By Wong Yi Hao
Experience+ is a series of online learning journeys and industry visits that give students the chance to virtually visit workplaces, speak directly with working professionals, and learn about organisations that they aspire to join.
On 16 February 2023, Advisory hosted Experience+: WE Communications, where participants had the opportunity to network with PR and Digital practitioners and hear directly from industry professionals about their experience working at WE Communications. We were privileged to have heard and gathered insights from:
- Daryl Ho, Managing Director, WE Communications Singapore
- Nisa Suhaimy, Senior Client Manager (Digital Experience and Technology)
- Adele Chiang, Senior Client Executive (Sectors)
- Sherilyn Yeo, Senior Client Executive (Sectors)
- Lim Wei Ling, Human Resources Business Partner
The session was moderated by Ang Ki Kym, Senior Client Executive (Sectors) at WE Communications.
Our selected participants included students from various education levels and institutions with a shared passion for public relations and marketing, and a common interest to position themselves for available opportunities at WE Communications and in the industry.
Below are some key points shared in the session:
WE Comms is a female-founded, female-led communications and integrated marketing agency headquartered in Seattle. Within Asia-Pacific, Singapore is an important market for WE Comms as a business and technology hub. As such, PR efforts in Singapore have the potential to drive impact across other markets in this region.
WE recognises that greater interconnectivity across different technological platforms requires a comprehensive, start-to-end outreach effort. Hence, different teams come together to realise WE Comms’ vision of an integrated approach to PR and marketing.
When planning an integrated communications campaign, consultants first formulate a larger narrative to underpin the entire campaign to ensure that subsequent specialised efforts produce the intended outcome. This way, consultants are also able to avoid being too promotional on media and social media platforms. Consultants also get to work with other departments rather than working in silos. With valuable opportunities for interdisciplinary learning, consultants are better able to plan and present a holistic, all-rounded campaign.
In general, there is a great deal of flexibility while working at WE. Although a few “team days” a week are encouraged for consultants to have physical huddles and meetings, working from home remains an option for employees. On top of that, WE has also rolled out additional flexible remote working options, allowing consultants to have flexibility in deciding where, some has decided to extend their holidays to work overseas. This signals the management’s commitment to providing a healthy work-life balance for its employees.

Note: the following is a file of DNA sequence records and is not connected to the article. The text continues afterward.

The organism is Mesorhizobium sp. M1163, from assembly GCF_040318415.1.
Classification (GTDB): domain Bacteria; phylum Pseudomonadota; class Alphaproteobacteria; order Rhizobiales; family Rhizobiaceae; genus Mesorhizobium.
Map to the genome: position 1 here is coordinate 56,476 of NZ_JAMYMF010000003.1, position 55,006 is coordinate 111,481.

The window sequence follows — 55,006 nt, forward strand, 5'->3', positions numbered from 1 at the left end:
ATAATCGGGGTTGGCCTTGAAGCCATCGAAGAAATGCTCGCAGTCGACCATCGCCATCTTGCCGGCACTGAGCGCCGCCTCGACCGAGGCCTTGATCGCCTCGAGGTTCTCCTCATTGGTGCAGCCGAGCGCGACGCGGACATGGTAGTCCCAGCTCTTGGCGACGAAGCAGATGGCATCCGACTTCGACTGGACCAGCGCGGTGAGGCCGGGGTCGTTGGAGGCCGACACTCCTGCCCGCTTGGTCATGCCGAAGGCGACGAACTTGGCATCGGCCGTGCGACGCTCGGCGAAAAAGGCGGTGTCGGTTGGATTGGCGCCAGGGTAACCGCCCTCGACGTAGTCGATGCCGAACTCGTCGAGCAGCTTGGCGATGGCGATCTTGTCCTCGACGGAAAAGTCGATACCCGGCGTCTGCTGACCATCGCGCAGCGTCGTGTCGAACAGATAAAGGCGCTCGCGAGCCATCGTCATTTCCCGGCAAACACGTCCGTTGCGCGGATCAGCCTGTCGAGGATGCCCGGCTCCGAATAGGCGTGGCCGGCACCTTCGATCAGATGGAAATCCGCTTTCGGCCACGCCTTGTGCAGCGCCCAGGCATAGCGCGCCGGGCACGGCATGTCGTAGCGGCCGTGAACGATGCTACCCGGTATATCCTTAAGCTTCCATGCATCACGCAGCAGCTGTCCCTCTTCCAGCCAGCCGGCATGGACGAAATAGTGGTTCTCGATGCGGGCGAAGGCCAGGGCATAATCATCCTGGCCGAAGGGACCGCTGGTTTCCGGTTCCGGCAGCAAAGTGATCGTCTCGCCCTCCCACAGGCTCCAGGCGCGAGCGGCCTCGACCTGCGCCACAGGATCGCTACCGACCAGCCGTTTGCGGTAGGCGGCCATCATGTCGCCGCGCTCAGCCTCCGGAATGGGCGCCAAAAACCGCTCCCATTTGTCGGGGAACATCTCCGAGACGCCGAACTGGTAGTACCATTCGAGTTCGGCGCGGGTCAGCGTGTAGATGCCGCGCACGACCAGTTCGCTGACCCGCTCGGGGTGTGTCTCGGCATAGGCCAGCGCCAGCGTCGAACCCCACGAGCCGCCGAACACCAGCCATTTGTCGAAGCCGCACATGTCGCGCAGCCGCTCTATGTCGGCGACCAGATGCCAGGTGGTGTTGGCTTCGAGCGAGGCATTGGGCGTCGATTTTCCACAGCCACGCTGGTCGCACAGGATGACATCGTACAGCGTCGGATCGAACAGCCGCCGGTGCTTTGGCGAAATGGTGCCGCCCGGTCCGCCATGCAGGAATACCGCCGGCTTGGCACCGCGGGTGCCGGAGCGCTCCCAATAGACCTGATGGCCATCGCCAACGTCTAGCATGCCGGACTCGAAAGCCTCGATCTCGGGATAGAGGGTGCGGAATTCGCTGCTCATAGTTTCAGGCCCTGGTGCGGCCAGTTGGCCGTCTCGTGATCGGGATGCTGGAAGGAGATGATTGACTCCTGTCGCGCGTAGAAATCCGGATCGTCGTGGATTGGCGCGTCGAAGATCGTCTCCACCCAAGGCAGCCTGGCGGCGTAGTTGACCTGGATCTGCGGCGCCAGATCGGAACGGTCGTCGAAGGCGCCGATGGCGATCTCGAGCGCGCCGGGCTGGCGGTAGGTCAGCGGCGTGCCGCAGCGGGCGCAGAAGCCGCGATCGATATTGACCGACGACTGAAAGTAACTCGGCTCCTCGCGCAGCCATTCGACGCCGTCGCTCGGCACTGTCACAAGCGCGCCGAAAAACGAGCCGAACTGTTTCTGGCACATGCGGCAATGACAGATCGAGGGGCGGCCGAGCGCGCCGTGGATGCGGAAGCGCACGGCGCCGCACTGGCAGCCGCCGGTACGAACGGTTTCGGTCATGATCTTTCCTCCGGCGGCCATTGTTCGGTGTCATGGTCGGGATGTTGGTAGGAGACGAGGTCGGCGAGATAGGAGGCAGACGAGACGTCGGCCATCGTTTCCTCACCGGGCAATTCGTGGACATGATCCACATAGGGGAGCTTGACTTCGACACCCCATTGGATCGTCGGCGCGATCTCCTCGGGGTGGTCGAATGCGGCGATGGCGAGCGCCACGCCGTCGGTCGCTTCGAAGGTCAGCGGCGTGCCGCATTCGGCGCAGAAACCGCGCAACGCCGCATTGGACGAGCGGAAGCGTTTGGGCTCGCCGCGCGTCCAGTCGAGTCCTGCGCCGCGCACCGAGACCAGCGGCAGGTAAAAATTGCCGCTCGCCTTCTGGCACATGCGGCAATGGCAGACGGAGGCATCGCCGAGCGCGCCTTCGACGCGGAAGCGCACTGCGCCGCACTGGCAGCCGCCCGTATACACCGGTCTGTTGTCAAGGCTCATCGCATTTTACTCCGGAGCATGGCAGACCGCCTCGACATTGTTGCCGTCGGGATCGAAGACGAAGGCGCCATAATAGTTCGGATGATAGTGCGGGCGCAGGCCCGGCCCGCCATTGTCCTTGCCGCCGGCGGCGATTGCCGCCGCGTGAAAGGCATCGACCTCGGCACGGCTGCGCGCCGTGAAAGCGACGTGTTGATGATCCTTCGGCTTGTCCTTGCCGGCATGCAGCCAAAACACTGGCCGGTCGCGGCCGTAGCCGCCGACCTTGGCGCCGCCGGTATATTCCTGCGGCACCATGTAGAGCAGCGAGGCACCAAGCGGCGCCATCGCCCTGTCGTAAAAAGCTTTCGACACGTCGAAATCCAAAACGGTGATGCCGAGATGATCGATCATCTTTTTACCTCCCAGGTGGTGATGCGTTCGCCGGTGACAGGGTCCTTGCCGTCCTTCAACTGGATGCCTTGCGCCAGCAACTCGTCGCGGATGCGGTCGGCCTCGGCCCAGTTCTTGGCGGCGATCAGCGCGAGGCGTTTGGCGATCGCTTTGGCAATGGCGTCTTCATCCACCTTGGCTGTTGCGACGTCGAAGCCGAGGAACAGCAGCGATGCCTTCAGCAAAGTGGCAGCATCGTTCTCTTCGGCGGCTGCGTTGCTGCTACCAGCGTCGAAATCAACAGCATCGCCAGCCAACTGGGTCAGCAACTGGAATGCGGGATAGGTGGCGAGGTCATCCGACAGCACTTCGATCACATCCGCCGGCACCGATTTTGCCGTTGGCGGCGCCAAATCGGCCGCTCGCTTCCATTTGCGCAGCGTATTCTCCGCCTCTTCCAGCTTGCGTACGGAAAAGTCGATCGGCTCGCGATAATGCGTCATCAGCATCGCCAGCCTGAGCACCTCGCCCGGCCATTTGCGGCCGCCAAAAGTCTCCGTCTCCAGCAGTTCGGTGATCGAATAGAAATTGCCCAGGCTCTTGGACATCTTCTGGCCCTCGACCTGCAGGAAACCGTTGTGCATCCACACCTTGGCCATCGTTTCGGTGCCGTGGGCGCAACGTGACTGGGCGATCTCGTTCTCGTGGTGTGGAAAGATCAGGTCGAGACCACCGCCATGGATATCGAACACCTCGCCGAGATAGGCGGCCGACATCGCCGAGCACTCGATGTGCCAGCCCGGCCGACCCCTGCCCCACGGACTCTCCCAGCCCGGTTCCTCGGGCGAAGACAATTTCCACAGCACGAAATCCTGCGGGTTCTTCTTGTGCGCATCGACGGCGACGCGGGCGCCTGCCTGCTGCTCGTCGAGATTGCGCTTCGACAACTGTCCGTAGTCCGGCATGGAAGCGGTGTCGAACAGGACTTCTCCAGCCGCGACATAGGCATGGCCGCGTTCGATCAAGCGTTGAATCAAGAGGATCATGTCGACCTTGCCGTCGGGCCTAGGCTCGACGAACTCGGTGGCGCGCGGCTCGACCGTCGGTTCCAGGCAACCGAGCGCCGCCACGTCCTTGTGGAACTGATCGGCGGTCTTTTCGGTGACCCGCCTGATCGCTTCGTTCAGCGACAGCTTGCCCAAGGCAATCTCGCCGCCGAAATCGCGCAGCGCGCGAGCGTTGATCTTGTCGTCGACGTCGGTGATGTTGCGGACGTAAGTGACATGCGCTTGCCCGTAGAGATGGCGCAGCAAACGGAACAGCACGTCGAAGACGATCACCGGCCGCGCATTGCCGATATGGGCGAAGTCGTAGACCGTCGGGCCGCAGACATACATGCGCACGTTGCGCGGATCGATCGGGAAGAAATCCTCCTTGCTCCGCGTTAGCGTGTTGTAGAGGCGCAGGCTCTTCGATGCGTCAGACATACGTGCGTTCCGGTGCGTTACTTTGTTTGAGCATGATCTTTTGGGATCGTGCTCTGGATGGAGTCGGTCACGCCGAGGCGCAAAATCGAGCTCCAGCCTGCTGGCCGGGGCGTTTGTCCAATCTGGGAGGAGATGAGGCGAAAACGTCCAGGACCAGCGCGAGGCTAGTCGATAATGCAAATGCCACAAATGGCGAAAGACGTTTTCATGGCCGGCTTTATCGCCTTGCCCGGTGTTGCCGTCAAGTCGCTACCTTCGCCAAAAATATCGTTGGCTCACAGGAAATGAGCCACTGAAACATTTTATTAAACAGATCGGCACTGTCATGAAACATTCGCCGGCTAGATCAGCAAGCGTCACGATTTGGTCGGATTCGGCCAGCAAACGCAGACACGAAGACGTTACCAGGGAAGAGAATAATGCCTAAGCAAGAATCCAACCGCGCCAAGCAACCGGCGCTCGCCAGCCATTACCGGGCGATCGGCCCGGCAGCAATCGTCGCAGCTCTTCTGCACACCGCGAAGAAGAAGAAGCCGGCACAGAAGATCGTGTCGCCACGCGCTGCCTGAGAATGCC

The WE client portfolio consists of organisations from various industries, including health, corporate, government, and technology sectors. For a Client Executive, a typical day consists of brainstorming creative outreach and campaign strategies with the team in a collaborative setting.
While the collaborative aspect of work is a source of fun for consultants, it is equally vital to invest time in client management. Client Executives interact with clients almost every day. For the team, client management involves presenting ideas, plans, and pitches, educating and collaborating with clients the effectiveness of PR and digital efforts and setting performance targets for campaigns. Generally, successful client management can turn short-term clients into long-term partners, and consultants do feel a strong sense of pride when working with a committed client to bring a campaign to life.
That being said, what a “typical” day looks like also depends on the team’s focus for the upcoming weeks or months. For instance, if a client is intending to hold a physical outreach event in the coming week, consultants will need to spend more time making plans to support the event and engaging the media to raise awareness about it. However, no matter what the focus of the day is, what remains constant at WE is the emphasis on building connections and relationships with people.
As junior consultants progress in their careers and take on leadership roles, they are also expected to keep in mind the needs of team members and the organisation at large. At the team level, some time should be spent every day on people management. Examples include creating learning and development opportunities for their juniors, having dedicated mentorship sessions, and conducting mental health check-ins for the team.